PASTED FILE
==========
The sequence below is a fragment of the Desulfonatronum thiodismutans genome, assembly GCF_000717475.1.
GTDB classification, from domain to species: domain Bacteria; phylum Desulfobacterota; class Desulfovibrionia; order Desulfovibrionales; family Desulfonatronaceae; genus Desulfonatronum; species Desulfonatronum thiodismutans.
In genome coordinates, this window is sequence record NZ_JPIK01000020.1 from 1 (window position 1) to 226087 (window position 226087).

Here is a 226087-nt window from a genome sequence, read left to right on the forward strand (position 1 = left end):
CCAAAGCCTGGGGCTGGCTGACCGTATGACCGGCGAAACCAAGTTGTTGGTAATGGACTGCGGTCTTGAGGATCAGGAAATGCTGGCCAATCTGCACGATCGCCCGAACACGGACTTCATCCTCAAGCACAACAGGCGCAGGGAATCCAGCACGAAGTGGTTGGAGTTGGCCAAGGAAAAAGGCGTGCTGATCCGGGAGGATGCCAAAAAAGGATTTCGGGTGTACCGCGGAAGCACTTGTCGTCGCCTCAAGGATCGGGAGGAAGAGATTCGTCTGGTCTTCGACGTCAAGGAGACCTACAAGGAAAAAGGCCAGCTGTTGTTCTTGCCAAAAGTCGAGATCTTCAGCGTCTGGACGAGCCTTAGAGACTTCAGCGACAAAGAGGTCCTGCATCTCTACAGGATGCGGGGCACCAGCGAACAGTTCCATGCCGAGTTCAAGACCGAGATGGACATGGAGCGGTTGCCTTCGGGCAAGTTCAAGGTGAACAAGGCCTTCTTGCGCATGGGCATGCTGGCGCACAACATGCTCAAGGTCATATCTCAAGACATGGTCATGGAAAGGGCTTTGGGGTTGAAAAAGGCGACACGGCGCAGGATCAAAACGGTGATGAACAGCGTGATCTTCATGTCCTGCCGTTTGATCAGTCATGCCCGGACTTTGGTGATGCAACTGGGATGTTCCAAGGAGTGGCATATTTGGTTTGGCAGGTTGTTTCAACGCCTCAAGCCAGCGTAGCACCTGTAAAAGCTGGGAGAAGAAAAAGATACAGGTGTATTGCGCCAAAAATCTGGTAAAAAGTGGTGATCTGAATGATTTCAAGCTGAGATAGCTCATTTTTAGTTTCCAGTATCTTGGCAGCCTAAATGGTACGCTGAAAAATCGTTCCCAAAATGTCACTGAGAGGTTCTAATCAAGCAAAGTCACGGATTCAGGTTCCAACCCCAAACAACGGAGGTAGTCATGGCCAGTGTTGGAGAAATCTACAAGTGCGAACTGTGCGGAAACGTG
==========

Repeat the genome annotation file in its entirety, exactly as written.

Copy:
The sequence below is a fragment of the Desulfonatronum thiodismutans genome, assembly GCF_000717475.1.
GTDB classification, from domain to species: domain Bacteria; phylum Desulfobacterota; class Desulfovibrionia; order Desulfovibrionales; family Desulfonatronaceae; genus Desulfonatronum; species Desulfonatronum thiodismutans.
In genome coordinates, this window is sequence record NZ_JPIK01000020.1 from 1 (window position 1) to 226087 (window position 226087).

Here is a 226087-nt window from a genome sequence, read left to right on the forward strand (position 1 = left end):
CCAAAGCCTGGGGCTGGCTGACCGTATGACCGGCGAAACCAAGTTGTTGGTAATGGACTGCGGTCTTGAGGATCAGGAAATGCTGGCCAATCTGCACGATCGCCCGAACACGGACTTCATCCTCAAGCACAACAGGCGCAGGGAATCCAGCACGAAGTGGTTGGAGTTGGCCAAGGAAAAAGGCGTGCTGATCCGGGAGGATGCCAAAAAAGGATTTCGGGTGTACCGCGGAAGCACTTGTCGTCGCCTCAAGGATCGGGAGGAAGAGATTCGTCTGGTCTTCGACGTCAAGGAGACCTACAAGGAAAAAGGCCAGCTGTTGTTCTTGCCAAAAGTCGAGATCTTCAGCGTCTGGACGAGCCTTAGAGACTTCAGCGACAAAGAGGTCCTGCATCTCTACAGGATGCGGGGCACCAGCGAACAGTTCCATGCCGAGTTCAAGACCGAGATGGACATGGAGCGGTTGCCTTCGGGCAAGTTCAAGGTGAACAAGGCCTTCTTGCGCATGGGCATGCTGGCGCACAACATGCTCAAGGTCATATCTCAAGACATGGTCATGGAAAGGGCTTTGGGGTTGAAAAAGGCGACACGGCGCAGGATCAAAACGGTGATGAACAGCGTGATCTTCATGTCCTGCCGTTTGATCAGTCATGCCCGGACTTTGGTGATGCAACTGGGATGTTCCAAGGAGTGGCATATTTGGTTTGGCAGGTTGTTTCAACGCCTCAAGCCAGCGTAGCACCTGTAAAAGCTGGGAGAAGAAAAAGATACAGGTGTATTGCGCCAAAAATCTGGTAAAAAGTGGTGATCTGAATGATTTCAAGCTGAGATAGCTCATTTTTAGTTTCCAGTATCTTGGCAGCCTAAATGGTACGCTGAAAAATCGTTCCCAAAATGTCACTGAGAGGTTCTAATCAAGCAAAGTCACGGATTCAGGTTCCAACCCCAAACAACGGAGGTAGTCATGGCCAGTGTTGGAGAAATCTACAAGTGCGAACTGTGCGGAAACGTG